‘Doctor Who’ Season 9 Finale Review: Clara Oswald Says Goodbye (For Real, This Time) in ‘Hell Bent’
Recap and review of Doctor Who – Season 9 Finale – Hell Bent:
Occasionally, Doctor Who has trouble sticking to its guns on certain plot points. So it’s not a huge surprise when the show finds a loophole that brings back Clara Oswald (Jenna Coleman), essentially turning her into Schrodinger’s Companion: neither alive nor dead until the fixed point in time in which the raven tragically comes to claim her. “Hell Bent” doesn’t pretend that this isn’t a cheat, yet the implications of Clara’s continued survival are massive, because it essentially results in The Doctor (Peter Capaldi) finding himself in the same position as Donna Noble, from so many years before. I suppose this is just a long-winded way of saying that “Hell Bent” is a bold way to end the season, and an even bolder way to close out Clara’s arc on the series. But it works, due in large part to how emotional “Hell Bent” happens to be.
The story, such as it is, is surprisingly straightforward when you cut away some of the Clara bits: The Doctor has arrived on Gallifrey, and he quickly declares himself President in order to combat the influence of the regenerated Rassilon (Donald Sumpter), who’s essentially gone from “benevolent ruler prone to lapses of corruption” to “unrepentant tyrant”. The episode essentially allows Peter Capaldi to flex his acting muscles, showing us a scarier side to the Twelfth Doctor. The intensity and passion were always there, but “Hell Bent” gives us a look into the Twelfth Doctor-as-War Hero characterization, illustrating that this is a man to be reckoned with, in more ways than we’ve had the opportunity to see this season. Capaldi offers a vibrant characterization as The Doctor once again battles against his own kind and (what else?) steals a TARDIS and runs, which more or less shows the extent to which history repeats itself with a guy like The Doctor. Of course, his mission also involves doing his damndest to get Clara back, as this ends up being a mission that spans the better part of four billion years. We learn that the Hybrid we’ve been hearing about all season is not, in fact, The Doctor. Or, rather, it’s not JUST The Doctor. And this is the first twist in an episode that seems to relish in piling them on, one after the other. Granted, it’s complicated storytelling, but it’s so nakedly emotional and otherworldly that I found myself reminded of the Russell T. Davies era of Doctor Who, in which The Doctor’s cavalier nature belied a deeper need to be affected. The Doctor is a man who wants to feel, even when it’s ultimately not good for his emotional and psychological well-being, because it helps ground him. It’s basically the same reason he has companions. And so what bigger representation could there be for this concept than the Hybrid twist Moffat ultimately delivers?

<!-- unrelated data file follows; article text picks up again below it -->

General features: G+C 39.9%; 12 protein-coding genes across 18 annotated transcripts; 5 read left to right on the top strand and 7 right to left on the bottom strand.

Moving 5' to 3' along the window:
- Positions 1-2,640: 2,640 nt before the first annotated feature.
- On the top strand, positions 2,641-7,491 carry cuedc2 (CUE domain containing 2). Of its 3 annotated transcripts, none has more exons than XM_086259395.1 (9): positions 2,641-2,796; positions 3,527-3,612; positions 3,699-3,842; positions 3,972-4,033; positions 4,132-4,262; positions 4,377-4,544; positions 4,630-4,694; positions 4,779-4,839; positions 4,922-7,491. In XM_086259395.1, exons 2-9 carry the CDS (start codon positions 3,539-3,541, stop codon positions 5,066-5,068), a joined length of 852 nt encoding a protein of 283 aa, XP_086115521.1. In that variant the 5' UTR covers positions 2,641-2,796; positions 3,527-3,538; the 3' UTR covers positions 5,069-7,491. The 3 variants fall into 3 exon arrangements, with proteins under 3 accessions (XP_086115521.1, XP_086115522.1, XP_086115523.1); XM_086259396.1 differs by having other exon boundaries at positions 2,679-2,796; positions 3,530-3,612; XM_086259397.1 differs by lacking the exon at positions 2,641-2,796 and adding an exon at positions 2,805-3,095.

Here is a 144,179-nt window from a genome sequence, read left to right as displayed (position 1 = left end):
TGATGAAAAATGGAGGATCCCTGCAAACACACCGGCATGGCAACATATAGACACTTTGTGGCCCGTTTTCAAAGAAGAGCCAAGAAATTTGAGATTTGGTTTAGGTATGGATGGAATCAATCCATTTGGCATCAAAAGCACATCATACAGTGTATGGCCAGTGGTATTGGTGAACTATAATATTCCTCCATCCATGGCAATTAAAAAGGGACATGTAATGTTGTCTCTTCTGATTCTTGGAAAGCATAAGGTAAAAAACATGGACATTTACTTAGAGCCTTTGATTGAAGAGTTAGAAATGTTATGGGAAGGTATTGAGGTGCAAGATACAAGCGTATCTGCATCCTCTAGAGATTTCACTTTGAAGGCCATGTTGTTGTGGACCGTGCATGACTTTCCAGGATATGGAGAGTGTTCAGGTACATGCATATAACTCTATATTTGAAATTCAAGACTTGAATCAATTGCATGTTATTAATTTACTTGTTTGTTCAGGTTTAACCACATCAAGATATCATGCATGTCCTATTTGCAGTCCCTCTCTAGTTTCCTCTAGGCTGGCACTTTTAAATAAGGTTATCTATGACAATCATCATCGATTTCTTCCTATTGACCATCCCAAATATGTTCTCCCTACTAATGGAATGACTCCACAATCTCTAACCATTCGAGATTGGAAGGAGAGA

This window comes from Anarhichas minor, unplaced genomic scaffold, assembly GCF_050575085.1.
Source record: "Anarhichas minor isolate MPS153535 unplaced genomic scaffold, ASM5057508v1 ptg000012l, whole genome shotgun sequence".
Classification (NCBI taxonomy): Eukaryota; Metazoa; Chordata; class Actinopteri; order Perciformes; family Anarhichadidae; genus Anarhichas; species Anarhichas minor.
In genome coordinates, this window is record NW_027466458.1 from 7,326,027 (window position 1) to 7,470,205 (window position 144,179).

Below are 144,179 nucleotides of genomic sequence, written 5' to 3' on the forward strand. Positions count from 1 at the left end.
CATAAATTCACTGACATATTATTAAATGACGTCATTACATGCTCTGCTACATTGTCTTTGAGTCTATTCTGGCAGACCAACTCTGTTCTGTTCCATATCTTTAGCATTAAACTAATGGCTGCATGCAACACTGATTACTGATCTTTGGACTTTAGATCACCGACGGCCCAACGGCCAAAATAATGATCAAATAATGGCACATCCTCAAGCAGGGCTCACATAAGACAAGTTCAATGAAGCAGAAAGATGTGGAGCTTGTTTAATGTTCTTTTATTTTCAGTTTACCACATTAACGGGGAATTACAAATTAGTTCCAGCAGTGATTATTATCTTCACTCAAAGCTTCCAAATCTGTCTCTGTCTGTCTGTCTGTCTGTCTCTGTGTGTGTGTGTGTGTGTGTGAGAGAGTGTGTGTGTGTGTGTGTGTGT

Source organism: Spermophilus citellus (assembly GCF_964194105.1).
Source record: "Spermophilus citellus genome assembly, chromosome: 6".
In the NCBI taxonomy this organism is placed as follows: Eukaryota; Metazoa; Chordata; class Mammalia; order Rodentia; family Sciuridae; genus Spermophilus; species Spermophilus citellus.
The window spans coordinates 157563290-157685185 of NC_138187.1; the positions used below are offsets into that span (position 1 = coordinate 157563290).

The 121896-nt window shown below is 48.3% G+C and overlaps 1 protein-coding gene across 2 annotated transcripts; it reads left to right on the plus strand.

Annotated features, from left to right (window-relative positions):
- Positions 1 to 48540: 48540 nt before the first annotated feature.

Yes, The Hybrid is both The Doctor and Clara. Ashildr (Maisie Williams) arrives to explain that the combination of The Doctor and Clara represent to halves of a half-human/half-Time Lord hybrid. This wouldn’t be such a bad thing except that, simply by virtue of being together, The Doctor and Clara are placing the entire universe in jeopardy. It’s the recognition that making connections with other people makes it difficult to let go. In essence, The Doctor has lost his objectivity as a Time Lord because he cares too much. He can’t simply let Clara go. He fights back against the inevitability of death, and it makes for an absolutely harrowing bit of storytelling, because this was a moment in which The Doctor was truly powerless. Watching Clara die, and knowing there was nothing he could do to stop it, marked a change in The Doctor that would have had far bloodier consequences if not for Clara making him swear off seeking revenge in her name. In that sense, Clara can be a good influence on The Doctor, even though the episode suggests that both she and The Doctor are mutually dangerous to one another…and the universe. Case in point, The Doctor risks upsetting the balance of the universe by messing with the fixed point that is Clara’s death. He finds a loophole by snatching her out of time just before the raven claims her, which feels like a massive narrative cheat, albeit one that doesn’t seem entirely unprecedented, considering how fixed points have been altered in the past. Granted, in the case of Rose Tyler’s father being rescued from his preordained death, the Ninth Doctor had to combat Reapers who’ve come to set the universe back to right. So the world does have safegguards in place to prevent people from cheating the system, necessitating a bit of cleverness from The Doctor, as Clara exists frozen in that moment, neither alive nor dead. This allows her to live seemingly indefinitely between one heartbeat and her last, until the day when she must inevitably return to the fixed point to meet her fate. But there’s an even bigger catch on the other side of this twist, and it’s one that is likely to be among the more controversial decisions Steven Moffat has made as showrunner.